Sitting down and trying to present a balanced view of Agile methodology over a Waterfall or Iterative Waterfall methodology isn’t an easy thing. Agile addresses some of the core problems of waterfall based approaches that are down-played by those who practice waterfall:
- Product Owners are asked to describe in detail exactly what you want the system to do when the project finishes.
- What the requirements of a project become and how much it actually costs really isn’t know until the end of the project.
In Agile a Product Owner only has to commit to the detail of a subset of stories, that make up a project, at the start of each sprint. During the sprint the development team is able to seek clarification from the Product Owner. At the end of the sprint the Product Owner gets to see what they have described as a complete set of functionality. Based on what the Product Owner sees they can then be feed into what they would like completed in the next sprint. This feedback loop between the development team and the Product Owner is a key to the success of agile.
Agile isn’t a guarantee of success so the following details some of the reasons you would adopt an agile methodology, but also some things that need to be managed to ensure that it is a success:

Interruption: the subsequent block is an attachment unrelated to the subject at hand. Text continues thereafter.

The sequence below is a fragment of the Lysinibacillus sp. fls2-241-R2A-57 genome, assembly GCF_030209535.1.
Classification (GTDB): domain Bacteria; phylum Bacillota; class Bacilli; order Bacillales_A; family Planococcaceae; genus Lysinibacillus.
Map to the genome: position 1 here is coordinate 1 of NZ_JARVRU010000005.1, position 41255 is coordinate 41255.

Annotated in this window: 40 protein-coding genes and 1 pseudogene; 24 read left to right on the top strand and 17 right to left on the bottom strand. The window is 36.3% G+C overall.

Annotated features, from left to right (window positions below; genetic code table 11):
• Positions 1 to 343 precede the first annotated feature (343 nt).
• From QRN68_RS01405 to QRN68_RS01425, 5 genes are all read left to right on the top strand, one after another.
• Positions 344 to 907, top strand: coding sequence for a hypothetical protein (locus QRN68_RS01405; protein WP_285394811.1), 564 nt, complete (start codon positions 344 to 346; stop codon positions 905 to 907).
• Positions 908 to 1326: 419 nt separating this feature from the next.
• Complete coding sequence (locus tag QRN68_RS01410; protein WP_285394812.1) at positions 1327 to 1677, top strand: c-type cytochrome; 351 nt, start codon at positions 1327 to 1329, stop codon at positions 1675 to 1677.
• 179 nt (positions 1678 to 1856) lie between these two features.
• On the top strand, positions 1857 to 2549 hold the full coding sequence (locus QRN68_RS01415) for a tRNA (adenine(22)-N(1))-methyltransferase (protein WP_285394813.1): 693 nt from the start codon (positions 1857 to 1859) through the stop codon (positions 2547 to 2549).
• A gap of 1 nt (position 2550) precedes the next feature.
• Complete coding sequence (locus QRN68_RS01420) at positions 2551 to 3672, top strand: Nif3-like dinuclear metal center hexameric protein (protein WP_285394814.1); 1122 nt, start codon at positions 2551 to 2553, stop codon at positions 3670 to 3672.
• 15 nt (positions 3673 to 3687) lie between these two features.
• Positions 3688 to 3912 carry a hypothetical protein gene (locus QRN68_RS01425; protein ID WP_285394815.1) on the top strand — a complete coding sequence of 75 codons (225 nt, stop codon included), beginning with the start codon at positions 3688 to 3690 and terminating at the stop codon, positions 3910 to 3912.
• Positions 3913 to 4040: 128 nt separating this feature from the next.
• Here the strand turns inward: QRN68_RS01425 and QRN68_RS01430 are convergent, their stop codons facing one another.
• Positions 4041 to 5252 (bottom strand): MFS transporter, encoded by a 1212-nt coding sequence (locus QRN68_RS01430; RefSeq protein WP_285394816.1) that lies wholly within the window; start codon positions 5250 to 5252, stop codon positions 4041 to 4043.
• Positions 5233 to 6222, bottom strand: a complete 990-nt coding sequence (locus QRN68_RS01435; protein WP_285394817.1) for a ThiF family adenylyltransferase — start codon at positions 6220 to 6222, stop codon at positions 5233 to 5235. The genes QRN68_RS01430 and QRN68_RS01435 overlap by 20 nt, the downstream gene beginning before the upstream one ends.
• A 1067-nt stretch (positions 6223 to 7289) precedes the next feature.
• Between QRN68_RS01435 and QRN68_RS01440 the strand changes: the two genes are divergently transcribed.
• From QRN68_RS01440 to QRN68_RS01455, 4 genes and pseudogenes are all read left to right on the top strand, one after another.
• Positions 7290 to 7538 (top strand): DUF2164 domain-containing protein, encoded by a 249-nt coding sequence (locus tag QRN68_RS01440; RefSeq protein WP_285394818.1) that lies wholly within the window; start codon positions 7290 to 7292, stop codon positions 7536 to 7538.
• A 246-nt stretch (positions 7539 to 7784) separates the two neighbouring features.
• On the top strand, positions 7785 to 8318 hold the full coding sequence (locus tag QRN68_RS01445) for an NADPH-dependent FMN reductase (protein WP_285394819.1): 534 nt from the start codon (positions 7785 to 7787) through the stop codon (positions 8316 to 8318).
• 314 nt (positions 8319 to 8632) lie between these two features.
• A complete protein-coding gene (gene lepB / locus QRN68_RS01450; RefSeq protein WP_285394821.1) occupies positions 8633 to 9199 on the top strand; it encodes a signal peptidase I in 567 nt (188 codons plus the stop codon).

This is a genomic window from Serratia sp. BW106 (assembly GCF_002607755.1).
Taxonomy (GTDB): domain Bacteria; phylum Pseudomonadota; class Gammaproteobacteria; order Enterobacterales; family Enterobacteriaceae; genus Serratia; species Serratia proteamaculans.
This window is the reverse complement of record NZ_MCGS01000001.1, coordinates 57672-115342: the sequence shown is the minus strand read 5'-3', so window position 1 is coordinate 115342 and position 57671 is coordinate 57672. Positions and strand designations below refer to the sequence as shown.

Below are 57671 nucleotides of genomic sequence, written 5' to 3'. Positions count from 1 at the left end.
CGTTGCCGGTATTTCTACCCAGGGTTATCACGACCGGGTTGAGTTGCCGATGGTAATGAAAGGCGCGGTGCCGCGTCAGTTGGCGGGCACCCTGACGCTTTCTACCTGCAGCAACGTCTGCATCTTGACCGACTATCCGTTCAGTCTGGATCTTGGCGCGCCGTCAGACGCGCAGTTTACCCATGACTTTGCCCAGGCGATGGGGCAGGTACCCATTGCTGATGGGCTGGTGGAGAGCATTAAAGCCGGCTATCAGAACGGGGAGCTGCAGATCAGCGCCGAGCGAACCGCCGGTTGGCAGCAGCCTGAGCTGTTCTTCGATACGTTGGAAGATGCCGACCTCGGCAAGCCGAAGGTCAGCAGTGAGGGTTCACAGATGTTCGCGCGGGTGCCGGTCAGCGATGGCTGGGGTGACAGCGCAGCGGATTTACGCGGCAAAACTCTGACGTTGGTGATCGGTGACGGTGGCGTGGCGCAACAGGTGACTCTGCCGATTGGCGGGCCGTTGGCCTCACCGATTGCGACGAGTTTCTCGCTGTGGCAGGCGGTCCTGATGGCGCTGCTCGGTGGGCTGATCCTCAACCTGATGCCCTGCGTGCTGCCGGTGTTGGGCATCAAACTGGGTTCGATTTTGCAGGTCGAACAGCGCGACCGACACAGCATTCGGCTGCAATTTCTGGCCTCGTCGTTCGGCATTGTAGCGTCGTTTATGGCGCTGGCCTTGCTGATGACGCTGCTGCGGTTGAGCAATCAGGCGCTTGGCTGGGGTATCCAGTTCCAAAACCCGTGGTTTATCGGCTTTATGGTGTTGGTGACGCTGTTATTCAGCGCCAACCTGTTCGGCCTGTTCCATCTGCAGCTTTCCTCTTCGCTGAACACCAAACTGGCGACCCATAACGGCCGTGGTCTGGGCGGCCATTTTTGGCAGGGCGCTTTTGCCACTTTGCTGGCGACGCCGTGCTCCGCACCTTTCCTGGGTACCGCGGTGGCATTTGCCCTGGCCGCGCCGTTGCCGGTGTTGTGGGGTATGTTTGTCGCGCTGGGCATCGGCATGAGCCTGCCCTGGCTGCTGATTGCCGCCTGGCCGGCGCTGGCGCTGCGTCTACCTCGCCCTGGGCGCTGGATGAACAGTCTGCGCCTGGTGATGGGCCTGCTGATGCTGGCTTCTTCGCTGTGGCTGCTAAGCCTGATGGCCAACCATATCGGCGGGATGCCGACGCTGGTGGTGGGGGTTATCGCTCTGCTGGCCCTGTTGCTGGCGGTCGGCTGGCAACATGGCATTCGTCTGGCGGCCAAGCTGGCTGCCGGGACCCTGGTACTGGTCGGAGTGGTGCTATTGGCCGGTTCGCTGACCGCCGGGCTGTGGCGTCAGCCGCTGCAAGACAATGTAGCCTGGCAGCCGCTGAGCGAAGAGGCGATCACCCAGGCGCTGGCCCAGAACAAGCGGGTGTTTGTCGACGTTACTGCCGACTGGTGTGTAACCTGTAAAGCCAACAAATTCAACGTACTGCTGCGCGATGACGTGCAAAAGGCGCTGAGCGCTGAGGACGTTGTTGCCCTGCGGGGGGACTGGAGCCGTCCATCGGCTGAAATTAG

- There is a constant two-way feedback loop between the development team and the Product Owner.
- The Product Owner is empowered to adjust the product backlog to incrementally tune what is developed.
- A completed story is production quality and can be defined to include automated unit and system tests, documentation etc
- It is easier to track what is complete, what is on the product backlog and how quickly we are developing (velocity)
- Requires appropriate business involvement in the prioritisation and elaboration of stories
- A team requires enough seed people with the necessary skills to start the project
- When multiple teams are involved there needs to be a concerted effort on coordinating the teams
- Because agile isn’t prescriptive it is hard to know if it is being executed correctly (Pro: feedback is at the end of each sprint)